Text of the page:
Stumb offers an analysis of Biglari’s restructuring
Amelia Morrison Hipps
Given the recent movement in activist investor Sardar Biglari’s businesses, The Wilson Post asked Dr. Paul Stumb, dean of the Labry School of Business and Technology at Cumberland University, to comment on the presentation Cracker Barrel Old Country Store executives will present to shareholders next Wednesday.
“I think the presentation is well done and that the Cracker Barrel folks have raised some really good points about questionable practices by Sardar Biglari,” Stumb told The Post.
“He clearly has engaged in some questionable governance practices.”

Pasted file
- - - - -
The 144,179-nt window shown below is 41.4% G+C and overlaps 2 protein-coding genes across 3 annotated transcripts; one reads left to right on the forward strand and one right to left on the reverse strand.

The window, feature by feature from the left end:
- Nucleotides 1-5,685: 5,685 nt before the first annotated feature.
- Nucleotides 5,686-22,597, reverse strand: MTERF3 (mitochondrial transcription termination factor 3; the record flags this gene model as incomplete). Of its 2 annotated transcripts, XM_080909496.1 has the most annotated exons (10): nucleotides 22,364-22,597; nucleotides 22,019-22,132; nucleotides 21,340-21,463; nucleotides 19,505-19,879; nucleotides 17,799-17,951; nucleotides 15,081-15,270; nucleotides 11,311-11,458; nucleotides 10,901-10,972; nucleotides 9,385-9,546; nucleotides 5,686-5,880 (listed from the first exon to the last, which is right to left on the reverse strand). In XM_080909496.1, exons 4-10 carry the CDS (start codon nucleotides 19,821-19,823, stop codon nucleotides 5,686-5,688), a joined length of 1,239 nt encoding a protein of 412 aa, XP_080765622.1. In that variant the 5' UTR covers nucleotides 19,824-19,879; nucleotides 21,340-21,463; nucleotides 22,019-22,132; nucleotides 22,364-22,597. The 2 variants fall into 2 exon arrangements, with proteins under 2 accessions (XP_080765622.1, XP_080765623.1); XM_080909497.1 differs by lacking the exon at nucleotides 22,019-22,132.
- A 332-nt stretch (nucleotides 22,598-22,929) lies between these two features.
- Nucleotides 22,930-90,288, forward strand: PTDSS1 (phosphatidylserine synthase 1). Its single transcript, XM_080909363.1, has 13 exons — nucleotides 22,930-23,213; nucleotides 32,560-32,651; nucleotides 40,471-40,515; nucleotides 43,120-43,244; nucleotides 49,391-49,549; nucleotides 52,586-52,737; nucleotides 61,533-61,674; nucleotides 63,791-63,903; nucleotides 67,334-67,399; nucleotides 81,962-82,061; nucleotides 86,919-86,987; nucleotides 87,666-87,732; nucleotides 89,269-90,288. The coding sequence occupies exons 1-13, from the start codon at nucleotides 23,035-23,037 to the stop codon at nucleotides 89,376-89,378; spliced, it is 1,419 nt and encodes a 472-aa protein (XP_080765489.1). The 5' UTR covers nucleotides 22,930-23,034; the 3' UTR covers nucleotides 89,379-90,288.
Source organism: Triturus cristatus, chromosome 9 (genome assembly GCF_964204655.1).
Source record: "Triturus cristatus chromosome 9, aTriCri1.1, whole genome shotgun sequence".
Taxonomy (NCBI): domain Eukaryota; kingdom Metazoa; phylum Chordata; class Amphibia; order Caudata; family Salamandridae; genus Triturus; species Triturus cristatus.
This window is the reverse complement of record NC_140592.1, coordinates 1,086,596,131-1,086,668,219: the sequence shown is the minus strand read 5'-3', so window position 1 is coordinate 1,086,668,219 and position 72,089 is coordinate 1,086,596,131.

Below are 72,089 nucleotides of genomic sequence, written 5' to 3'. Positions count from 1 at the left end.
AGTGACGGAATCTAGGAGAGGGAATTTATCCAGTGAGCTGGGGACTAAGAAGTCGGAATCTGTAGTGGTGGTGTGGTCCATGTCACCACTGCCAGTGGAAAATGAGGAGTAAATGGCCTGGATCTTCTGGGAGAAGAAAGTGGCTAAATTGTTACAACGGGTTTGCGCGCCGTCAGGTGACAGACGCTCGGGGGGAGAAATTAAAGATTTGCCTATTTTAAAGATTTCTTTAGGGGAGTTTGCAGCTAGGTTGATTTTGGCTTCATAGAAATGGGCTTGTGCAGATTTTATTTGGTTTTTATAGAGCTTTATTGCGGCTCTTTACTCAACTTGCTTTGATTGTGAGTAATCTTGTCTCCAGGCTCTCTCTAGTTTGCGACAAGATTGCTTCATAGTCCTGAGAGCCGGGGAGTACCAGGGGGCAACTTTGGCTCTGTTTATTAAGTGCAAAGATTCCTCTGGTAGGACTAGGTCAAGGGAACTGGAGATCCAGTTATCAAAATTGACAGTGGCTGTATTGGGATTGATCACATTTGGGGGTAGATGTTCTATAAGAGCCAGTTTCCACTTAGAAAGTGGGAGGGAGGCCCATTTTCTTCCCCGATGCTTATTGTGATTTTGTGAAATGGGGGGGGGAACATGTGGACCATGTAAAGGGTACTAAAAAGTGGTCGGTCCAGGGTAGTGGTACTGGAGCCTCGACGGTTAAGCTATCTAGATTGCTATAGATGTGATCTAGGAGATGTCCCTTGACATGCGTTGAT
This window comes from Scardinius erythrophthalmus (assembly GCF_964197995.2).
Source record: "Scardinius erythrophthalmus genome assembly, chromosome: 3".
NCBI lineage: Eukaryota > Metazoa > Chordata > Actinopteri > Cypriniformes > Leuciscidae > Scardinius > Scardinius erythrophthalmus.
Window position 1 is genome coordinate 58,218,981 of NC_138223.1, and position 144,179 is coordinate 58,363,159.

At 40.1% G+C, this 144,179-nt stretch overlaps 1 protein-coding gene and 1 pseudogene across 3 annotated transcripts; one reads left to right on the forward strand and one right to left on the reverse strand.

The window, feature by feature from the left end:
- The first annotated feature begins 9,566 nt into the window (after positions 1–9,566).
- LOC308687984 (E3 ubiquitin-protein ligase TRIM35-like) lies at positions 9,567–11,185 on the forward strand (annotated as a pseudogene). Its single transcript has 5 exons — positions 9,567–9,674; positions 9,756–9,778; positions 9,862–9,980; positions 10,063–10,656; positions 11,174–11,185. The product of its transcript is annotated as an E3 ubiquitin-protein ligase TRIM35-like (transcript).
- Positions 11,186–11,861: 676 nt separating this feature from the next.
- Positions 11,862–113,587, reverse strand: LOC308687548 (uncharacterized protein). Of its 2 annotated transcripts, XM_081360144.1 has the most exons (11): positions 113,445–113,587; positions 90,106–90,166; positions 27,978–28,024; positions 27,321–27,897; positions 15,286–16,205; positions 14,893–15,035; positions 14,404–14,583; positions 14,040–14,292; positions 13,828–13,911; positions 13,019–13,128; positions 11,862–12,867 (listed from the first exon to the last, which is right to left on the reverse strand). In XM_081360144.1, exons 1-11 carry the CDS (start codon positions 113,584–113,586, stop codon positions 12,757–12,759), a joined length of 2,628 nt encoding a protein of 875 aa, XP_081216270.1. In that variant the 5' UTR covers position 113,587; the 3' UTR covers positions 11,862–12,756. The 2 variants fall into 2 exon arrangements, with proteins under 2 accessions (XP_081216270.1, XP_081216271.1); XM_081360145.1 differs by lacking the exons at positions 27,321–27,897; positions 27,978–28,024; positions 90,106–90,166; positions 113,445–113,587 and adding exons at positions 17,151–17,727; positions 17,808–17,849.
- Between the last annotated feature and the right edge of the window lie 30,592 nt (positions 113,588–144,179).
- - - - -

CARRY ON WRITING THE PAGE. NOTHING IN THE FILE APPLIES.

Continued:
Stumb explained that what Biglari has done with his various business interests – Biglari Holdings, a publicly traded company; Biglari Capital Corp., The Lion Fund I L.P., The Lion Fund II L.P. and Steak ‘n Shake Operations – “is trading assets back and forth between those companies to increase his personal control over those assets.”
Stumb said The Lion Fund II is a new fund Biglari established and that he did for one of three reasons.
“One was to separate the Cracker Barrel stock ownership from Steak ‘n Shake so that he can avoid that conflict of interest issue,” Stumb said.
“Last year, the Cracker Barrel board made a strong point about the conflict of interest between Steak ‘n Shake and Cracker Barrel and the fact that he couldn’t serve on their board because it would be a direct conflict of interest with a direct competitor.”
Biglari has said several times in letters that there is no conflict of interest because the two restaurants are not in the same category, and that approximately 50 percent of publicly-traded restaurant boards of directors have someone from another restaurant company serving on their boards.